Join Haydn Thomas for an in-depth discussion in this video Designing your requirements, part of Business Analysis Foundations.
- Children have a knack of knowing how to play parents off when they want to get their own way. We all heard it, "But Mum said..." Most stakeholders are just grown up kids, and of course, we like to get our own way. In projects stakeholders let you know what they individually want, and will refer to these as requirements. The difficulty comes when a stakeholder asks for something and they believe they are going to get their way. As a business analyst, your role is to ensure you gather these requirements from ALL the stakeholders.
Without a process to manage these requirements, it normally ends in tears. You then need to design or process a framework in which requirements are managed. This could be an iterative process, and appropriate time should be baked into the schedule to allow the process to take place. Let's examine the four main stages to support your requirements life cycle. Firstly you need to ensure you only collect requirements that the project has deemed appropriate, and that deliver the expected results and outcomes. Understanding the scope of the project is paramount, and will ensure you keep your stakeholders focused on what the project is expected to deliver.
Spend some time with your project manager or sponsor to truly understand what the project is and is not expected to deliver. While understanding what is in scope is good, there are always assumptions made if you're not specifically clear on what is also out-of-scope. Out-of-scope items contribute to the number one killer of projects, scope creep. Understanding both in- and out-of-scope provides you with the working boundaries for your requirements collection. You then move onto requirements gathering.
There are many elicitation techniques in gathering requirements from your various stakeholders. A few of these are interviewing, brainstorming sessions, observing a job or a process, surveying, and joint requirement sessions. It's best to practice using more than one elicitation technique, as this provides you the opportunity to verify and compare the results. This could be done by interviewing someone, but then watching them work. As they work, you may realize a few of these nuances of the job they did not share with you during the interview.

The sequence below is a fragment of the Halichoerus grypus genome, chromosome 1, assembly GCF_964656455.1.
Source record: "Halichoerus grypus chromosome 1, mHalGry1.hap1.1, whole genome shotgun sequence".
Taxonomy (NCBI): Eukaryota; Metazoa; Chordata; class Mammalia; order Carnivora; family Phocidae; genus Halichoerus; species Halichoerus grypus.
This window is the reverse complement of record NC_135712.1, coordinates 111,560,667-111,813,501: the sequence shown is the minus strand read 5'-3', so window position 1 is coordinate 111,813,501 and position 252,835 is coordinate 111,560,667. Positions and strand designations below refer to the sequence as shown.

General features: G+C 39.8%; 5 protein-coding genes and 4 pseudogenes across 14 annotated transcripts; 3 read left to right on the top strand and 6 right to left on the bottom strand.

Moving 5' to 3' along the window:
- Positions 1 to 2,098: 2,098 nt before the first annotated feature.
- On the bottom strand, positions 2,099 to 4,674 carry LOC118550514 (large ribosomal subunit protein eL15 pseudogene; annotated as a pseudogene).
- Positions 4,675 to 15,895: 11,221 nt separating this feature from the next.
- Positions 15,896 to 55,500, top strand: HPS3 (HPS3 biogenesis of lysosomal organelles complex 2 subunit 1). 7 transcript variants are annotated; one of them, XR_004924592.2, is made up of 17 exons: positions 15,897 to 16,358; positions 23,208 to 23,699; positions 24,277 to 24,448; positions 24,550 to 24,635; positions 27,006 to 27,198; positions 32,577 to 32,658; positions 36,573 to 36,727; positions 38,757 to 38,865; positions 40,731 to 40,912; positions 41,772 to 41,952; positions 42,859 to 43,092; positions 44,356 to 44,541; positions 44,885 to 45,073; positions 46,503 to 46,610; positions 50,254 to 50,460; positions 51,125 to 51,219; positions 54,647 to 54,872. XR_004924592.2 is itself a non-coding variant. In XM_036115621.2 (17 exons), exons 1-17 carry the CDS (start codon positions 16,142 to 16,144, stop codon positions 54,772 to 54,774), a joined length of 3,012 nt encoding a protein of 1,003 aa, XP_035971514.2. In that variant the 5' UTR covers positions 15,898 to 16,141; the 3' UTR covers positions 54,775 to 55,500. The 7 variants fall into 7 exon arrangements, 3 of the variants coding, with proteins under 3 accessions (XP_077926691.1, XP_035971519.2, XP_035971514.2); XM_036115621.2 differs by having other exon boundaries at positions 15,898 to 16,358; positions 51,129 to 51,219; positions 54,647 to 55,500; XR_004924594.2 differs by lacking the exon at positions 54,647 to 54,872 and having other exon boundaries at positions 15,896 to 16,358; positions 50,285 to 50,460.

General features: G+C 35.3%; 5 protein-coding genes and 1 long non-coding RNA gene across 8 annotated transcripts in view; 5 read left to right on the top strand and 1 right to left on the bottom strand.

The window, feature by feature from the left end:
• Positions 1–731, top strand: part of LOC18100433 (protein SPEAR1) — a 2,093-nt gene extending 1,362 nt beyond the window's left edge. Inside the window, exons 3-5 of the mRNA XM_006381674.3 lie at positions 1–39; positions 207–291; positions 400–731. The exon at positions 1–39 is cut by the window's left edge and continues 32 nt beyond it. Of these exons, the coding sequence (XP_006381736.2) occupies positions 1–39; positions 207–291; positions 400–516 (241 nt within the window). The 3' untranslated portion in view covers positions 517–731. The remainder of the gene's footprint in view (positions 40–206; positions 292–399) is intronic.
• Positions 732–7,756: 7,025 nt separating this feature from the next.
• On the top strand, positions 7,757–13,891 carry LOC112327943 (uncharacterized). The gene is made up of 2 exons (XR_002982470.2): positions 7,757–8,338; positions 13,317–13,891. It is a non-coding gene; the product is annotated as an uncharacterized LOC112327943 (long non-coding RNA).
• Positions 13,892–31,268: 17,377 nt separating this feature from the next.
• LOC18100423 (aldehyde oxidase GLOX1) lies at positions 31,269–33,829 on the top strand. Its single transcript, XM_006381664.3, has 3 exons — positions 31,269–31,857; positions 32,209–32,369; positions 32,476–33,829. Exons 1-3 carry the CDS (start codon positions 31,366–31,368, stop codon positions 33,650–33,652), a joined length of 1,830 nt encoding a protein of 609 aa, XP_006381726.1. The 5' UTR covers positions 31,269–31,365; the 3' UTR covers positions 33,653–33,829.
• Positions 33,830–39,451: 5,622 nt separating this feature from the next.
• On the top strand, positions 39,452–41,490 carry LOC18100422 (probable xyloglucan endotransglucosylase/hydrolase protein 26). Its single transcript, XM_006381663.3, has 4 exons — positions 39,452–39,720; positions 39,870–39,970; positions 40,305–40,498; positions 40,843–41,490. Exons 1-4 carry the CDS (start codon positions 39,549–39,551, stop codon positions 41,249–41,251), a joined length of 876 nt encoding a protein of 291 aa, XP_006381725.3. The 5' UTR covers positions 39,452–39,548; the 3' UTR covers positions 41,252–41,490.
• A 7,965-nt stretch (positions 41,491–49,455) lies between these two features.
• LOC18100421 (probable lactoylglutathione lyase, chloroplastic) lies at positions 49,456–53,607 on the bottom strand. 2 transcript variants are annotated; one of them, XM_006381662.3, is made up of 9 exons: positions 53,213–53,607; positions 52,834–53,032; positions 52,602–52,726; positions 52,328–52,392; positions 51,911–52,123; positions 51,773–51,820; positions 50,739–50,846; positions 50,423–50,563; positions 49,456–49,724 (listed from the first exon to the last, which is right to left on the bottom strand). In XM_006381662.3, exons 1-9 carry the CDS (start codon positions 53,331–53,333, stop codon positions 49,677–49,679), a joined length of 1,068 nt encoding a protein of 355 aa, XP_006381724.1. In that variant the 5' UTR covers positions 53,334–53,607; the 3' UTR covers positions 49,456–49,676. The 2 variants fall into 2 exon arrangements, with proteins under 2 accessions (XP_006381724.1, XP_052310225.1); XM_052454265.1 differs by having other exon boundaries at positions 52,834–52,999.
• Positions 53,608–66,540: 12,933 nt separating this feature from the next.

The next stage of the requirements life cycle is the process of requirements refinement. Just because the stakeholder has requested a requirement, you need to determine how it fits in the overall context of the project. Business analysts need to ensure the captured requirements reflect the current business strategies, and they still align with initial objectives of the project. Having a stakeholder classify their requirements into categories such as mandatory, important, and nice to have requirements will help you identify the nominative priority, differences, and potential conflicts.
The results from these refinement processes ensure requirements are understood by many, complexities have been identified and clarified, requirements have been prioritized, requirements are necessary for the business, and finally it ensures an understanding of how everything fits together. You should also do verifying of project benefits now to ensure the requirements you have gathered are truly aligned with the desired project benefits. Before you accept the requirements from the stakeholders as gospel, you need to undertake the final process of requirements verification.
Deciding head of time on who should confirm the requirements ensures the collection process does not delve into the dreaded "analysis paralysis" zone. Use popular verification techniques such as peer review, formal inspection, and having meetings where requirements are viewed and discussed with the whole team. Verifying the requirements against process models are also great to safeguard nothing is missed. This is a good time to stop a project if you can't get the business people engaged to define and confirm the requirements.
As requirements are needed to create the deliverables, allowing them to scope items and achieving the project objectives, the verification process will also generate the successful completion criteria for the project. Remember these acceptance criteria need to be specific, measurable, unambiguous, and tied back to the requirements. The requirements are then ready to be signed off by both the customer and the project sponsor, as they are the ultimate decision-makers, and just like the parents, they always get their way.
Discover where business analysis lives in the project life cycle, how to initiate a project, the best way to gather requirements, and smart strategies to monitor results and test outcomes.
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- Understanding what business analysts do
- Defining business opportunities and objectives
- Identifying stakeholders
- Gathering requirements through observation and brainstorming
- Validating requirements
- Developing project acceptance criteria
- Implementing, testing, and closing your project<br><br>
- The PMI Registered Education Provider logo is a registered mark of the Project Management Institute, Inc.